Monday, August 24

CHILDREN

‘Do you have children?,’ the lady at the supermarket asked.
I contemplated her question for a while. It might have been a refreshing change from: ‘Do you save airmiles?’ or ‘Do you have a customercard?' I imagined that from now on I would be having intimate dialogue at the supermarket, that complete strangers would ask me: 'Do you use contraception?' Or : 'Are your parents still alive?' That you could discuss life, death and reincarnation at the checkout or while waiting for your bread. It’s so much easier to trust a stranger than your closest friend.
‘I’m sorry, I don’t have children,’ I answered. Of course I was sorry I didn’t have children. Was this the information she was aiming at? ‘But I do have a lot of nephews and nieces.’
‘Okay,’ she said, obviously glad with my answer. ‘I can give you three frisbees if you want.’
So now I have three frisbees which I got for free. The only thing that I don’t understand is: why didn’t she ask if I liked playing frisbee?

Saturday, August 15

SHAME

Coupland wrote something about shame and impulsivity which I wanted to quote today, but now I’ve lost the piece of paper with the quote on it. Was it that impulsivity is nothing to be ashamed of? Or that you should fear nothing, execpt your own impulsivity? In any case I have decided that I want to quit my job. You could say that quitting your job when everybody talks about recession is a very risky thing to do. Or you could say that it’s time for a new challenge, time to broaden your horizon, whatever your economic situation is. Of course I wish I was more like normal people. I wish I could feel satisfied with climbing the corporate ladder, with sucking up to bosses and people in upper management. The more I see people sucking up around me, the more I want to run away and live my life out on a farm. My dream is to escape from capitalism and grow my own food. To live life without internet, a televison or a mobile phone. Maybe one day.

Tuesday, August 11

VILLAGE LIFE

My six year old newphew is staying with us for a week. He arrived in the village with his wallet, asking if he could go shopping somewhere, Yes, he comes from London, so maybe country life will be a shock. I like being Auntie Margot, it’s new, it’s refreshing, it feels like I was born this way.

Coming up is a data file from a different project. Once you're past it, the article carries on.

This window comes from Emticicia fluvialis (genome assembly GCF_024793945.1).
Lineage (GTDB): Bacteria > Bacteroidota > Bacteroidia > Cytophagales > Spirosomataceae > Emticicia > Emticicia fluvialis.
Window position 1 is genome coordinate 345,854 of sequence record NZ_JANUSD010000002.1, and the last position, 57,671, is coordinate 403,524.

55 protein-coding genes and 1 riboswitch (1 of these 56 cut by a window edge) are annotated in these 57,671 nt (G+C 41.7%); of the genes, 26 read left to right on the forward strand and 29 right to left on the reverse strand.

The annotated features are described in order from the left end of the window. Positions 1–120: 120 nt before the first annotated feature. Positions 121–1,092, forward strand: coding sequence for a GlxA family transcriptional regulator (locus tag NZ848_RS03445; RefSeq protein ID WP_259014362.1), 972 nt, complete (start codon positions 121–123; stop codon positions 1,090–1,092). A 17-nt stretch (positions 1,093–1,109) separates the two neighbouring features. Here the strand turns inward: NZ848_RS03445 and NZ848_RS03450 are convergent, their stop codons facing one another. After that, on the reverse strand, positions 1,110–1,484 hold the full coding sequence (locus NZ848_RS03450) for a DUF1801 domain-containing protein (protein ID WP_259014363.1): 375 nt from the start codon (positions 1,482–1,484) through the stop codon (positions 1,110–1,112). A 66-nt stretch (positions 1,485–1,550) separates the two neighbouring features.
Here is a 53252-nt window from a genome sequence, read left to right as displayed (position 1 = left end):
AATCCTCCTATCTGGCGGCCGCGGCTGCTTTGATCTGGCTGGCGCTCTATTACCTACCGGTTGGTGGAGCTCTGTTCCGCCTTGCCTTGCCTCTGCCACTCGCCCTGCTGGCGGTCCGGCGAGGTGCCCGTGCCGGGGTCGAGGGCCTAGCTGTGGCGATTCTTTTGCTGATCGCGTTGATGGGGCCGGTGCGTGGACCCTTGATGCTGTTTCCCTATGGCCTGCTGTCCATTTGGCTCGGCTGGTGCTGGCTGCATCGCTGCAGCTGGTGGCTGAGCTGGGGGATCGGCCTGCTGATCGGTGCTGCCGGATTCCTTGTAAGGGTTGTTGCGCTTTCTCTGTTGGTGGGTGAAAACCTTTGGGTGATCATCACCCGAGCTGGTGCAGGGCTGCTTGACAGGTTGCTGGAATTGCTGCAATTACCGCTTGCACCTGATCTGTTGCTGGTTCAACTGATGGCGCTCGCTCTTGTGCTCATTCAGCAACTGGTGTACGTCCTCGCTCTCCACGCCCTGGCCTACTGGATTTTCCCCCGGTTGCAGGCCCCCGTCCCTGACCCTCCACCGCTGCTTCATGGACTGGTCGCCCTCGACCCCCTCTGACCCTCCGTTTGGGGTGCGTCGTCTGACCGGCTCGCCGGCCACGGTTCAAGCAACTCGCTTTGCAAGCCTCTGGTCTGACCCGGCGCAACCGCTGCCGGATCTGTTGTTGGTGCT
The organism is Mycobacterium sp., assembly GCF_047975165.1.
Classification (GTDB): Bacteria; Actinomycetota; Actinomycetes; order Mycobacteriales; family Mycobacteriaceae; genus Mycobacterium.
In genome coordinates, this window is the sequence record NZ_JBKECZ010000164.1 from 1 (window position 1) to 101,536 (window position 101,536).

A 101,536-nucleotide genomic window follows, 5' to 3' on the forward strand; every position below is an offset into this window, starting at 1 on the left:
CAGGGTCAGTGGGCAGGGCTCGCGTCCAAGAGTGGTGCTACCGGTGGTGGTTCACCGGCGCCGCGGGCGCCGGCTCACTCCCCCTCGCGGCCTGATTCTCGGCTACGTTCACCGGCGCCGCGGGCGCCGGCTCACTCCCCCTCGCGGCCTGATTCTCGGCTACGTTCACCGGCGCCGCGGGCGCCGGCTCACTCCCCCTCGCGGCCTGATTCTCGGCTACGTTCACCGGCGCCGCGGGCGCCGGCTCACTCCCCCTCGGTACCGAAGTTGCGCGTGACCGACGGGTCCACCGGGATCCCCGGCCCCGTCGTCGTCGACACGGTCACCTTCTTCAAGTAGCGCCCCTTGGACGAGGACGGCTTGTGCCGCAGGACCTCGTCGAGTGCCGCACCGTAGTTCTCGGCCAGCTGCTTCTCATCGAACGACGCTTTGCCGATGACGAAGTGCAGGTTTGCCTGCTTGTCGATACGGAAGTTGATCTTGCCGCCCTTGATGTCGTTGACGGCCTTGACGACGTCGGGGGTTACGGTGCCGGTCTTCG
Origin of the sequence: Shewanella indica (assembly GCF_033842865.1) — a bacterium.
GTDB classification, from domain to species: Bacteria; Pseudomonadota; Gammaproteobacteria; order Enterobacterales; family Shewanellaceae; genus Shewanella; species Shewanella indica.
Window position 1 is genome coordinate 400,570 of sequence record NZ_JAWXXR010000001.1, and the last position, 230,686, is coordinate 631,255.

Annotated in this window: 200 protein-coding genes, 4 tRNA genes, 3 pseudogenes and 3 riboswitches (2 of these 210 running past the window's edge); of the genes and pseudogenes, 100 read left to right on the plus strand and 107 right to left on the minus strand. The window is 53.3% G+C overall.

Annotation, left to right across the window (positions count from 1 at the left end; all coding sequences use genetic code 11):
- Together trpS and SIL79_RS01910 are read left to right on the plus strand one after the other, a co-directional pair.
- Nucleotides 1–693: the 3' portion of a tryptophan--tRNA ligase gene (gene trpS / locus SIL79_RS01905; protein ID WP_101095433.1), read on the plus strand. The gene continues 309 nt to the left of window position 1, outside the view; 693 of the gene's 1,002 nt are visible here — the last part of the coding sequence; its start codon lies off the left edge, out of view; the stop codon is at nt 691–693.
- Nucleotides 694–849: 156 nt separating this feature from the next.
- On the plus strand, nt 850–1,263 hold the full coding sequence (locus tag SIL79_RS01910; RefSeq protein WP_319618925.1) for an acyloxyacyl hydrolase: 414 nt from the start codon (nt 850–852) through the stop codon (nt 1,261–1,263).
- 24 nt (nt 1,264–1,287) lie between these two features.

After being bored for the first day he is now slowly getting used to rural France.
First shock: Carrots grow in a field, not in a plastic bag with Tesco written on them.
Second shock: Nobody here speaks English, and all the French people have funny unpronounceable names.
Third and most unexpected shock: all the dishes that my auntie makes have courgette in them.
After dinner he plays hide and seek in the garden and writes short stories about butterflies.He also writes stories about ‘dark, dark castles’ and eyeball soup. Yes, I know there is a family connection there.

Monday, August 10

SLEEPING AND EATING

Back to reality. Left Sicily a long time ago, flying to Milan Malpensa, which is probably the worst airport in the world. From there I went to a small village in Southern France, trying not to think about work or love or life in general. My mother, who picked me up from the station, didn’t recognise me at first. She said: ‘I saw this trendy looking woman, and only after a few seconds did I realise it was my child!’
I told her I dressed trendy on pupose, to make sure she would recognise me. We got in the car and drove to her village, about an hour from the nearest town. I was quite happy to leave civilisation behind. She told me that the bakery would drive by on Tuesday, selling pastries and biscuits and freshly baked croissants.
We did not need to go shopping since there was salad in the garden, and the neighbour had already given her courgette. Being in France meant sleeping and eating, and waiting for the bakery to show up at the door.